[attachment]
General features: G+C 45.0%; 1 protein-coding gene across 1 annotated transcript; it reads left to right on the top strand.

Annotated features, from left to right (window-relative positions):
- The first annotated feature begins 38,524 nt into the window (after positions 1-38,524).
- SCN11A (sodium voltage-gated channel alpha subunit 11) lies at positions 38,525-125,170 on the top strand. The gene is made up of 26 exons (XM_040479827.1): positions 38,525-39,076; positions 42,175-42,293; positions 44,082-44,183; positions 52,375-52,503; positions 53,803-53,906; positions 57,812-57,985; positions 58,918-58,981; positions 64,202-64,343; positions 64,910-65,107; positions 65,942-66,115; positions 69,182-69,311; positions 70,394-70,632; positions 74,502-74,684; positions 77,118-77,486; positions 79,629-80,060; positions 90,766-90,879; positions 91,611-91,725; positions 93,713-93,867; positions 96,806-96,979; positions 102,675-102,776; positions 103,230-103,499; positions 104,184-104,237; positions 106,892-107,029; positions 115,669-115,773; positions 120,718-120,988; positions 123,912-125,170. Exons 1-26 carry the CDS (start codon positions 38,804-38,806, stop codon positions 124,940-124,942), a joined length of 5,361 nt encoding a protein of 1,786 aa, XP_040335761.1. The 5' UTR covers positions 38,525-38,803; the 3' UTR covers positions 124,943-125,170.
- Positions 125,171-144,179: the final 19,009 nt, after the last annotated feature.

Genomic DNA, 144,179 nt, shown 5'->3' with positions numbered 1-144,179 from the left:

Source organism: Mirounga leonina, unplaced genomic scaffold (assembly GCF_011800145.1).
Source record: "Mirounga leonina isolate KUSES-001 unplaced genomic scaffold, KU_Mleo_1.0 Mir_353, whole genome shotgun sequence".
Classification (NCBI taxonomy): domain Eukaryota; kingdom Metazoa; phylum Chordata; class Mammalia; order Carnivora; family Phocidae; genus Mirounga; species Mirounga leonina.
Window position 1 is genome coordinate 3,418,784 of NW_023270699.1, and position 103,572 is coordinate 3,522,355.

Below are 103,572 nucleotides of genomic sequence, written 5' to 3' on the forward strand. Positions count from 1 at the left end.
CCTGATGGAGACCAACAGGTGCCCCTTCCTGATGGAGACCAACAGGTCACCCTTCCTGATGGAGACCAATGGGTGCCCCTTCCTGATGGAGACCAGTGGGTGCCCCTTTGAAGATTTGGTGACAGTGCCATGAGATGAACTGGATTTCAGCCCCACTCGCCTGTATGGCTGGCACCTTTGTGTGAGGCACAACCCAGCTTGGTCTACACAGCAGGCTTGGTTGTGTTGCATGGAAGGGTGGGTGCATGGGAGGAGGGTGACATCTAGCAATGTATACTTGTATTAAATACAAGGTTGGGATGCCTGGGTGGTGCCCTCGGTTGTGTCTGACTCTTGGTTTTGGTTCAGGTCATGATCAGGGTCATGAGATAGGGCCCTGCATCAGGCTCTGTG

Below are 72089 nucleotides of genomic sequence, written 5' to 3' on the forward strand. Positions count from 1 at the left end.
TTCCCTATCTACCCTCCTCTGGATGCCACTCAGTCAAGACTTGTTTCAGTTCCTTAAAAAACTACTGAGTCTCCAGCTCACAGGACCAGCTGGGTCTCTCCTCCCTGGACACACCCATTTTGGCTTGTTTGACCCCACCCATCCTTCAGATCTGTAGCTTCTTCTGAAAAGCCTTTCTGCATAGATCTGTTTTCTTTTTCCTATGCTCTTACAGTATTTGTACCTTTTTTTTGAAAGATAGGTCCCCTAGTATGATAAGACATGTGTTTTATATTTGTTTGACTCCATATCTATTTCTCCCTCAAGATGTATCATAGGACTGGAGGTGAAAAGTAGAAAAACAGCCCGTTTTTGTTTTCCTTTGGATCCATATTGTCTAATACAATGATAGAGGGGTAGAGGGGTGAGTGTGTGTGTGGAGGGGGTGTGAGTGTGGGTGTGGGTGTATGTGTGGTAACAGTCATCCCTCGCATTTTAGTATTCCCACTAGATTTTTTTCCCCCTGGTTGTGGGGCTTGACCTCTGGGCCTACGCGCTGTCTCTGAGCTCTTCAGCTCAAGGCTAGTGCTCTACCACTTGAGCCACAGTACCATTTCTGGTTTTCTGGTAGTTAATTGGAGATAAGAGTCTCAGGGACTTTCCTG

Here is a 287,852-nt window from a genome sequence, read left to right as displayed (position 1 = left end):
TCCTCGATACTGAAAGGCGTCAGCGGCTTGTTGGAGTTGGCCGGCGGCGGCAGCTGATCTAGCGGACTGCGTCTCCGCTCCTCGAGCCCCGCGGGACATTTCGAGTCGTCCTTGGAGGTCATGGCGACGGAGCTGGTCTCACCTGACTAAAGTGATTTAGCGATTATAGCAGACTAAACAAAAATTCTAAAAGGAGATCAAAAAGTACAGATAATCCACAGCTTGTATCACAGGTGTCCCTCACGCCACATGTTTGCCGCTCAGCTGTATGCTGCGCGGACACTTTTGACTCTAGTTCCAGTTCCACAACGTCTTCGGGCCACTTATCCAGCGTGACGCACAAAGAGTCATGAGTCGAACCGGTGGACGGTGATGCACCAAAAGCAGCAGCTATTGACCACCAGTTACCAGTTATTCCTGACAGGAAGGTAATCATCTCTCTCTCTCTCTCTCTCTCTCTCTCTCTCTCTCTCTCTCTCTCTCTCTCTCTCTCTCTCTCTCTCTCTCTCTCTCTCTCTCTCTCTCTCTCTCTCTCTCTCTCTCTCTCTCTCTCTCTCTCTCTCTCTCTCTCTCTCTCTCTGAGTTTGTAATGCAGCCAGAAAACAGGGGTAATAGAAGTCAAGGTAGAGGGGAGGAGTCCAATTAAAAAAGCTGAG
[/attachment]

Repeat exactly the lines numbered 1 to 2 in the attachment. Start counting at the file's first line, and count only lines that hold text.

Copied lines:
General features: G+C 45.0%; 1 protein-coding gene across 1 annotated transcript; it reads left to right on the top strand.

Annotated features, from left to right (window-relative positions):